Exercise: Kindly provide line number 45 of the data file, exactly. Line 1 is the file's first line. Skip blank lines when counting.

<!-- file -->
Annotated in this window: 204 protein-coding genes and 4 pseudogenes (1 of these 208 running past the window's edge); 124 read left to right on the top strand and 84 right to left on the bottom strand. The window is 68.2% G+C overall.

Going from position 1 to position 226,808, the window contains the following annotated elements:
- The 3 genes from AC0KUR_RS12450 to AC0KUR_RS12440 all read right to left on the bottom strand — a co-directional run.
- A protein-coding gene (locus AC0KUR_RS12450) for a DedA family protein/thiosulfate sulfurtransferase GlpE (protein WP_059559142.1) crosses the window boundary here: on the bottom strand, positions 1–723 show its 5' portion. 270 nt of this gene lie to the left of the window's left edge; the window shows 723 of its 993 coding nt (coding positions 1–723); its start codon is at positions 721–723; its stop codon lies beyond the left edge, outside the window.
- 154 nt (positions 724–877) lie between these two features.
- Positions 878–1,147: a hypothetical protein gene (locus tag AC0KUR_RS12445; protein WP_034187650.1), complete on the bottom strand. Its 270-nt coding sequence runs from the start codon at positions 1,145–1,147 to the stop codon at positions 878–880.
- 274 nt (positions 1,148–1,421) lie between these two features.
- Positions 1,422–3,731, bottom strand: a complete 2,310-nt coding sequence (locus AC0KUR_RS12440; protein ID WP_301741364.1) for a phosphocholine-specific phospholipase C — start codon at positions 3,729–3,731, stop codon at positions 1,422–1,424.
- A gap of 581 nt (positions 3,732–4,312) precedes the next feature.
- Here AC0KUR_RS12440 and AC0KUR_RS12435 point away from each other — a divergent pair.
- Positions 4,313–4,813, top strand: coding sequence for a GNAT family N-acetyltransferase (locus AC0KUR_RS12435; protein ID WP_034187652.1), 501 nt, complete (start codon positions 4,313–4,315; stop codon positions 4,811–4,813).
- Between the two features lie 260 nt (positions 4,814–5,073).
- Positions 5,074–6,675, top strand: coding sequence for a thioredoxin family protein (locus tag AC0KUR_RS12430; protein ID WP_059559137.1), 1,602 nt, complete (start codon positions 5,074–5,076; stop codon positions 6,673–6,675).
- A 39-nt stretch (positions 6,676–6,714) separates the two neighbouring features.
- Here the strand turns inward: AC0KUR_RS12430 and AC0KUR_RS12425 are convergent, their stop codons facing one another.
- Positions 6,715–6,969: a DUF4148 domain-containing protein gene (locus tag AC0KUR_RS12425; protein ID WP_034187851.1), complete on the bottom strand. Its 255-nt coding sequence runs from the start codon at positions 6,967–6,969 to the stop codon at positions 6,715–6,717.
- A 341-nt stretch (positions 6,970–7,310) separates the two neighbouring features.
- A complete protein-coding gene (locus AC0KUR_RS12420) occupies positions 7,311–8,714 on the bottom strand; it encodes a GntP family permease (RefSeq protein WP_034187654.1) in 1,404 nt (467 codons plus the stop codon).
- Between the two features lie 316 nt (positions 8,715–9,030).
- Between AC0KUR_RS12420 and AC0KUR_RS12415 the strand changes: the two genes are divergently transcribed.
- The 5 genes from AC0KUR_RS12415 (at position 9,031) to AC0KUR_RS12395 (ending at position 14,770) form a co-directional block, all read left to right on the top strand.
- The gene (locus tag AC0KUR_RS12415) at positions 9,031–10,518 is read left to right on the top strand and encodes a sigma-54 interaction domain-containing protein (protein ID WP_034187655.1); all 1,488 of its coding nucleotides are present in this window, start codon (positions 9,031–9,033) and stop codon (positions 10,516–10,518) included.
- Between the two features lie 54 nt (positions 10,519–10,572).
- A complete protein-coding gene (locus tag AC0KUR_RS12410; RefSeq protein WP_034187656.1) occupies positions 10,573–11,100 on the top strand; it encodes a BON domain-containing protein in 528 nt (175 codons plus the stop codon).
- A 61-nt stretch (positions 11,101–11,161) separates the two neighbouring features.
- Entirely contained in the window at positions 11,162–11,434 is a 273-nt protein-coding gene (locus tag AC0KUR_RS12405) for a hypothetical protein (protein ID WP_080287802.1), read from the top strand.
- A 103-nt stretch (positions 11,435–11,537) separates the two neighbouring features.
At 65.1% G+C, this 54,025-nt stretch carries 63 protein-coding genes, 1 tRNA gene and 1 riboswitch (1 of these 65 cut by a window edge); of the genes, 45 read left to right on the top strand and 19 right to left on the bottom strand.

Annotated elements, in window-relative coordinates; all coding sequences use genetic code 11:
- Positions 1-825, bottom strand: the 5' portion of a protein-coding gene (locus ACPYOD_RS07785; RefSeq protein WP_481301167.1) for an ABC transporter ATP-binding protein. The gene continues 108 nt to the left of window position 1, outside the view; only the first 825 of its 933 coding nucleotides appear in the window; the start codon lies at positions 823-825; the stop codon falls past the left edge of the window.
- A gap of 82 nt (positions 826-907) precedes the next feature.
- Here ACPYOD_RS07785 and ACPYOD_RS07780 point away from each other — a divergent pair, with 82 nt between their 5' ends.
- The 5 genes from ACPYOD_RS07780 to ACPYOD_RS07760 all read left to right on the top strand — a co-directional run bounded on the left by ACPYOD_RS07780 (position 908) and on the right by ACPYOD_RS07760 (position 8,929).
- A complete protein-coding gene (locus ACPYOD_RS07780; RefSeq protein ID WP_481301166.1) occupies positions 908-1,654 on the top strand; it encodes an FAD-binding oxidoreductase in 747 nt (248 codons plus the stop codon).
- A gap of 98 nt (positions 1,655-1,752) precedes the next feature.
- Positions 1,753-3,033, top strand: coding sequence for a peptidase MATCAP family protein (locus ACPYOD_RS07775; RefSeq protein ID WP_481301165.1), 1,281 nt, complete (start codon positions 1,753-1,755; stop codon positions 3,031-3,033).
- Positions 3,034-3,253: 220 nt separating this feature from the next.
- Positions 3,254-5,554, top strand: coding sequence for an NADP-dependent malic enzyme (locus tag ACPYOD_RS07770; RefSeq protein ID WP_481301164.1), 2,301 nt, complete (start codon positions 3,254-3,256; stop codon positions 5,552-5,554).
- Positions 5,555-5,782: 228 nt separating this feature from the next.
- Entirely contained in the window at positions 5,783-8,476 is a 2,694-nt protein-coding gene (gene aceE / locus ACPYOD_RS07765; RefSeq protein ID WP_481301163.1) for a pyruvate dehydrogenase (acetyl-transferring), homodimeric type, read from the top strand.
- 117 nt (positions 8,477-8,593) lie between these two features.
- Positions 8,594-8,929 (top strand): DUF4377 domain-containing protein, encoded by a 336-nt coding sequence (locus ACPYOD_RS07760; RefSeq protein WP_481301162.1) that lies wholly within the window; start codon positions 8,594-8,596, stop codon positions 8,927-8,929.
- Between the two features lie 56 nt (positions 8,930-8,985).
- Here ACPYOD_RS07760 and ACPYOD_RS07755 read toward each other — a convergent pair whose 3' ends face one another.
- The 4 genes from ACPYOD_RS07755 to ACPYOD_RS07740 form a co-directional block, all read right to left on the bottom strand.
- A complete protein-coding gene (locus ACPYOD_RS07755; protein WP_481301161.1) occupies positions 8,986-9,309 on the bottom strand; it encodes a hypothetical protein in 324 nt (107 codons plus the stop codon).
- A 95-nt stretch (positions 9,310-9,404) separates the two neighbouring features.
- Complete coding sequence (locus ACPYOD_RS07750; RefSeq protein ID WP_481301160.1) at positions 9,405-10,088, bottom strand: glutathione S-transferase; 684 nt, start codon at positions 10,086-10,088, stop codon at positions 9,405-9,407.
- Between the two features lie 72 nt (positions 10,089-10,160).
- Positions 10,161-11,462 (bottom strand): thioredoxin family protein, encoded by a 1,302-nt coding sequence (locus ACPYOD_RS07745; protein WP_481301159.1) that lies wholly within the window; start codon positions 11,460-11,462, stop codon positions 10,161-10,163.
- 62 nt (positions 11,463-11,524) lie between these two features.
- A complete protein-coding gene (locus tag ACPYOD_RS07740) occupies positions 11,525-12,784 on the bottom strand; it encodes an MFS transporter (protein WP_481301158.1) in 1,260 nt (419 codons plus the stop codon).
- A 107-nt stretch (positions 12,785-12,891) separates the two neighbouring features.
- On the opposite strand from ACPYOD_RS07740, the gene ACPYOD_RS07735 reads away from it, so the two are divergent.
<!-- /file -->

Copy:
- The 4 genes from ACPYOD_RS07755 to ACPYOD_RS07740 form a co-directional block, all read right to left on the bottom strand.